Griefshare is a grief recovery group that is intended for anyone who has suffered the loss of a loved one, family member or friend. No matter where you are in the grieving process you will find a safe place to listen to others, ask questions and be supported.
Fenton First Presbyterian Church
Thursday’s 12:30pm – 1:30pm
Session One: Feb. 20th-Mar. 26th
Session Two: Apr 16th- May 21st.
We don’t always know the toll of our grief until we talk honestly about it. This could be your first steps toward healing and wholeness. Please see Hannah Hall for more information.
Shelter of Flint Mission Opportunity – On Saturday, February 22, 2020 we will car pool from our church at 8:30 am for a workday at the Shelter of Flint from 9 am – 4 pm. Please consider joining us to do a variety of maintenance tasks, which may involve cleaning, painting, sorting, organizing, etc. Lunch will be provided. If you are interested, a sign-up sheet is in Fellowship Hall. Contact Maureen Utt (810-701-2336 or firstname.lastname@example.org) with any questions.
All women are invited to our Women’s Lunch on Wednesday, February 12th at 12:30pm, at Brick Street Tavern in Grand Blanc. Please come and enjoy the food, fellowship and friendship! We will be ordering off a limited menu provided for the event and everyone will pay for their own meal.
Contact Karen Terrill or Jan O’Connell with Questions. Sign-up in Fellowship Hall
Gospel Project Sunday school
Nursery through kindergarten classes offered during 9am worship.
Nursery through 5th grade classes offered during 11am worship.
Why this curriculum? Because every lesson points to Jesus, and children are learning stories from the entire Bible – even the tough ones – in age appropriate ways. This allows children to very simply experience the full breadth of the Gospel message. As they grow into youth group, these lessons will be familiar, allowing them to further unpack and understand the challenges that all of humanity faces even today. Biblical relevancy and faith formation starts early and is a great gift!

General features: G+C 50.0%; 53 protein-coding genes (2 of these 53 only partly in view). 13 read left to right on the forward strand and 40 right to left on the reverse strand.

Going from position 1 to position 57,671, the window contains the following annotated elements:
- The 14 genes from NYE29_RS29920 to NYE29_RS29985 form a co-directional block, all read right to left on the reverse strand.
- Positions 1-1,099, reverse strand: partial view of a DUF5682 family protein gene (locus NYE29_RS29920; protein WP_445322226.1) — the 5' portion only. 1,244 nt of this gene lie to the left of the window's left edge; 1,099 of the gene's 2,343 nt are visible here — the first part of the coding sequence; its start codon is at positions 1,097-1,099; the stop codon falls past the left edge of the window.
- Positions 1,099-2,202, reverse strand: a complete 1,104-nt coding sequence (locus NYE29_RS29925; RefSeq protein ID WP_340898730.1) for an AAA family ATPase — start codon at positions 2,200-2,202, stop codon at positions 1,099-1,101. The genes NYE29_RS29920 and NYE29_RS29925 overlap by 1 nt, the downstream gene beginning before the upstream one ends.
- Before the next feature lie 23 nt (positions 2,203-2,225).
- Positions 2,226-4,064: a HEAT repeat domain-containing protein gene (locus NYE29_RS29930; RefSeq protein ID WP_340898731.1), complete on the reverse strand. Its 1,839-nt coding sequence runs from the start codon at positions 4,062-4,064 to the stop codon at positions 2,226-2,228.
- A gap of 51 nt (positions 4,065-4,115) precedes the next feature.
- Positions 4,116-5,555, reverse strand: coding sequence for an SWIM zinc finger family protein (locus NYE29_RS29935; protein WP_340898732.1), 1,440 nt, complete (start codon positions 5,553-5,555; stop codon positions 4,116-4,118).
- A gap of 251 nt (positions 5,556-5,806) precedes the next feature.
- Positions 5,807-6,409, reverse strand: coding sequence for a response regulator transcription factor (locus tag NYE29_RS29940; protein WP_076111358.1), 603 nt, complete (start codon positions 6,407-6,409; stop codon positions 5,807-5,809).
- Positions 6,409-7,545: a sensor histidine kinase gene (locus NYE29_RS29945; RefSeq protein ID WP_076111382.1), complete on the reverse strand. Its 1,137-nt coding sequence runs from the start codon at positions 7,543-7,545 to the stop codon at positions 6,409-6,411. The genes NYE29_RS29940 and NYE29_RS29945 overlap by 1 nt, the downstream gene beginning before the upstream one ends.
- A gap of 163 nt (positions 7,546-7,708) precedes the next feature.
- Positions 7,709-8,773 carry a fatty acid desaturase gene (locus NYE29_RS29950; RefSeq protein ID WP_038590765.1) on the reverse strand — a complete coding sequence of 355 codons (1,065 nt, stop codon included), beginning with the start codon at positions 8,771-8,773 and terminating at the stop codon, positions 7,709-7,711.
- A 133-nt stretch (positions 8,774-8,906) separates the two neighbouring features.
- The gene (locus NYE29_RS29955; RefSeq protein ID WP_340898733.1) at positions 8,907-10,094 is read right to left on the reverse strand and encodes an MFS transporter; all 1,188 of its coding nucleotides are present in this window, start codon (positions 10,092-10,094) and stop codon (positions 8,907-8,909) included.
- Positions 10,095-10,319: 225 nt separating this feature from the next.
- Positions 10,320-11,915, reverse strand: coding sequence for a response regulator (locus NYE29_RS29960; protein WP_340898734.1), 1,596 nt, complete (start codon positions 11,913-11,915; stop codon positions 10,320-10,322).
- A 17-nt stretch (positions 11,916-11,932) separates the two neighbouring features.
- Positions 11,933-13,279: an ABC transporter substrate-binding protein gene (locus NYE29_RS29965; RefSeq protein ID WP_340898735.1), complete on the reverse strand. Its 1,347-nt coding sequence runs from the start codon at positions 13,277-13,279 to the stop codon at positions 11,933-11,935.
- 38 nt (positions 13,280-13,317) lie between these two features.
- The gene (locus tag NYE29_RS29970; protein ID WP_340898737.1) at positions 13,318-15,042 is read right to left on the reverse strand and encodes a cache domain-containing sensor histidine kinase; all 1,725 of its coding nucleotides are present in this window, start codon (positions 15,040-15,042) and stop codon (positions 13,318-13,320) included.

Please see Tina Ritchie with any questions, or if you would like to be added to the weekly email lessons and family talking points.
Wednesday Women’s Covenant: Emotionally Healthy Spirituality Course by Peter Scazzero
January 8 – February 26 from 10am – Noon in Fellowship Hall, Cost:$27 for course pack
For more information, see Tina Ritchie
The EHS Course is a serious course offered in a safe, comfortable environment that respects each person’s journey.
It asks people to:
- Leave a superficial, shallow spirituality.
- Open up their interior world so Christ can transform it.
- Develop their own personal relationship with Jesus and not live off other people’s spirituality.
- Read the Emotionally Healthy Spirituality book and meet with Jesus twice a day for 8 weeks through EHS Day by Day.
Monday Evening Women’s Study: “Seamless” by Angie Smith
Meets January 6 – February 17 from 6:30 – 8pm in the Video Room
See Tina Ritchie for more information
Discover the seamless thread connecting the people, places, and promises of the Bible in a whole new way. Each week features key information that ties all of scripture together into the seamless truth of the gospel message and is accompanied by maps, general Bible facts, and word studies. In this study you will:
- Understand the Bible as a whole as you change the way you look at Scripture
- Connect with the people, places and promises of God’s Word in a fresh way
- Gain clarity and confidence in your understanding of Scripture
- Discover a biblical context that reshapes and brings to life stories from the Old and New Testaments
Financial Peace University – Wednesday evenings
January 15 – March 11 from 6-8pm in the Conference Room
Cost: $99.95 when you register through our church website HERE
Some scholarship money is available – contact the office to inquire.
For more information on the course, contact Jennifer MacLean at 810-240-2301.
Learn how to:
- Lesson 1: Build a Starter Emergency Fund and Learn How to Budget
- Lesson 2: Pay Off All Debt
- Lesson 3: Save a Fully Funded Emergency Fund
- Lesson 4: Invest for the Future and Build Wealth
- Lesson 5: Buyer Beware
- Lesson 6: The Role of Insurance
- Lesson 7: Retirement Planning
- Lesson 8: Real Estate and Mortgages
- Lesson 9: Living and Giving Like No One Else
DOWNLOAD FLYER Financial Peace Winter 2020
Discipline is not a bad word